Monday, December 9, 2019

The Greatest Gift to Give Workers This Year

By now, most people have heard of the Secret Santa.

He's the guy who passes out $100 bills to those in need. He often finds these folks at thrift stores, bargain aisles or anywhere else there is someone just trying to make ends meet. He knows they need some extra kindness at holiday time.

This year, he recruited Milwaukee bus drivers to help him pass out the money. Why? Because these bus drivers have a reputation of helping others. He thought they would make great elves, and he was right.

These bus drivers handed out thousands of dollars and raved about what a wonderful experience it was for them. They were there to see the difference they made in people's lives.

How many employees can say that about their jobs? How many go to work each day knowing that the world will be better because they swept a floor or entered data into a computer or drove a bus?

The cofounder of Fast Company, Bill Taylor, recently wrote an article called, "Do You Give Employees a Reason to Feel Proud of What They Do?"

He writes: "Everywhere you look, the competitive environment is more demanding than ever, which means that people at every level, and especially those on the front lines, have to be at their best, their most determined, every day. There’s no doubt that giving people raises can up their game, and I’m all for it. But I’m convinced that if you truly want people to elevate their performance, you first have to build up their pride. It’s much more likely that people will do things in exceptional ways if they believe deeply in what they do."

I've interviewed many experts over the years, and the one thing they can agree on is that everyone's job adds value. They may not realize it, but it's true. The person who works in a canning factory adds value because she's helping to ensure the quality stays high so that no one gets sick from the product. The bus driver adds value because he ensures that an elderly woman safely makes it to her doctor's appointment on time. The school janitor adds value because he keeps a school in good condition so that it's a positive learning environment for children.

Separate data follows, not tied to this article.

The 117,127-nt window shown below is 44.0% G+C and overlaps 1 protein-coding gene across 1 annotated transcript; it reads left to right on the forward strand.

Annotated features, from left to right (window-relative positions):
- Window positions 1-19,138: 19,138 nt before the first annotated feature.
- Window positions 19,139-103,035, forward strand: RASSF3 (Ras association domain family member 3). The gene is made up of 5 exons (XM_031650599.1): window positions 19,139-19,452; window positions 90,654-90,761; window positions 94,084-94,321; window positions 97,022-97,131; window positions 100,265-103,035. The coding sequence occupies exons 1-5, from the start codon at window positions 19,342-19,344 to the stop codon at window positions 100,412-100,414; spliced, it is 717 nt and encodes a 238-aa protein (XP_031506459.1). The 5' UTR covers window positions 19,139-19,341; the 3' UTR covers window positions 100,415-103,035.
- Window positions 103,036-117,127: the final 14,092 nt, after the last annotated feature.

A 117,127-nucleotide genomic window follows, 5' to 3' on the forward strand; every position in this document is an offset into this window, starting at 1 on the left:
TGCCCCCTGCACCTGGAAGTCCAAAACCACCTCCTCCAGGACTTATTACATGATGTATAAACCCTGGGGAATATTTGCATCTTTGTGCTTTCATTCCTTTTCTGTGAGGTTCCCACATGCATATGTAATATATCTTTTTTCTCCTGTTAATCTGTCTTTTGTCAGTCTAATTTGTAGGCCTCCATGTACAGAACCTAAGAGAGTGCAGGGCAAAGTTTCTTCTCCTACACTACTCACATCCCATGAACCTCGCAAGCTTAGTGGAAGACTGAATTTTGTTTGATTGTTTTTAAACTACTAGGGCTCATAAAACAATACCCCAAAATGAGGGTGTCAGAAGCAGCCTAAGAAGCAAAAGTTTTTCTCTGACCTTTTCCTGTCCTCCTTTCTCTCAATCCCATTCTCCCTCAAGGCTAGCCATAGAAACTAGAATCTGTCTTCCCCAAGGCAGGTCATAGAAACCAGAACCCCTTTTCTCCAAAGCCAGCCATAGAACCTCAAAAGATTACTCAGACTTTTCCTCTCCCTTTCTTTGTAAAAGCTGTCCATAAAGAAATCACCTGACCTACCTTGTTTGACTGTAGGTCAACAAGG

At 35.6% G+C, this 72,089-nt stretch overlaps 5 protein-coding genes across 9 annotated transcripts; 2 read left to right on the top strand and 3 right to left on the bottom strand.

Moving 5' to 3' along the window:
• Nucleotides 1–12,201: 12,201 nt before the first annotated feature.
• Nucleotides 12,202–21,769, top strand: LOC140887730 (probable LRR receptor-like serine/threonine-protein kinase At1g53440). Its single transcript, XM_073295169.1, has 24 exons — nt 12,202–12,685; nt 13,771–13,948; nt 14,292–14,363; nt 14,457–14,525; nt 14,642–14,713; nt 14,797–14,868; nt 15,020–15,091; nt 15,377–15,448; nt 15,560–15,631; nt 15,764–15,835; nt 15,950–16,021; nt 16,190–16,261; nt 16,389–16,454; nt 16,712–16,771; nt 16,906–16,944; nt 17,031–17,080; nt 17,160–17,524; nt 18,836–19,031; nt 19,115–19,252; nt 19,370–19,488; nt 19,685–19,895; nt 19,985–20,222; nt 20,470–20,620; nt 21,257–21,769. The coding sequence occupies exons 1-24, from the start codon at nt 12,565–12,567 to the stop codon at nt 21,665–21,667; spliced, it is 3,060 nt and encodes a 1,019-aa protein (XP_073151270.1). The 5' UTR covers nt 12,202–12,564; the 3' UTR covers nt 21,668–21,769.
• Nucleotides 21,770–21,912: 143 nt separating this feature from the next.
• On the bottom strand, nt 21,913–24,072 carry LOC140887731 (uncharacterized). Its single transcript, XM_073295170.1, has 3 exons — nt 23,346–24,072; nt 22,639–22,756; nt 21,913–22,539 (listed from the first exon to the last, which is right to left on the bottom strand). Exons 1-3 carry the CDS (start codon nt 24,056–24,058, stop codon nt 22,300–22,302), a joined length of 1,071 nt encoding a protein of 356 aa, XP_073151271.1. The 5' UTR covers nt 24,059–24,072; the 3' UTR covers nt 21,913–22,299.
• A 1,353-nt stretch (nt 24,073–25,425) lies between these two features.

The problem is, we often lose sight of why our jobs matter. That's why every boss should spend time throughout the year reminding each worker about why his or her job makes the world a better place. Why what they do matters, even if the job is sometimes dumb or boring.

As Taylor says, giving people more pay or bonuses at the end of the year is certainly nice, but the most meaningful gift may be simply telling a worker that what she or he does matters.

Monday, December 2, 2019

5 Holiday Gift Ideas for Co-Workers

It's that time of year again -- trying to figure out what to get a colleague for the annual gift swap (besides that giant bottle of booze in your grocery's discount aisle). Or, perhaps you want to get something for that great co-worker who has helped you out more times than you can count.

Here are some ideas for that team member on your gift list:

  1. Memberships. If your co-worker loves the local museum or zoo or wombat rescue park, you can't go wrong getting a membership so they can enjoy it whenever they need a wombat cuddle.

2. Office stuff. In a bit of irony, why not give the person in the office something from The Office? How about this Clue version of The Office:

3. Travel. Whether it's for work or pleasure, people often need something to keep all their stuff secure -- and dry. This Yeti bag may be just the thing for that co-worker who traverses the wilds of the Amazon or just needs somewhere to keep all his or her stuff while attending a conference on wombats.
4. Plants. It's been shown that greenery reduces stress, but it can be a bit difficult to go outside and enjoy nature when there's a blizzard outside. This plant is easy to grow (I have one and it has survived for the last five years with little assistance from me). It makes a great desk plant because it doesn't care who stares at it all day.

5. Charity gifts. If your co-worker makes it clear that he or she does not want anything for sustainability reasons (or simply because she is super picky and doesn't trust anyone else to choose a good gift), then think about doing good while also showing appreciation for the co-worker. A charity gift in a co-worker's name can "give back" through gifting a dairy goat or clean water to those in need.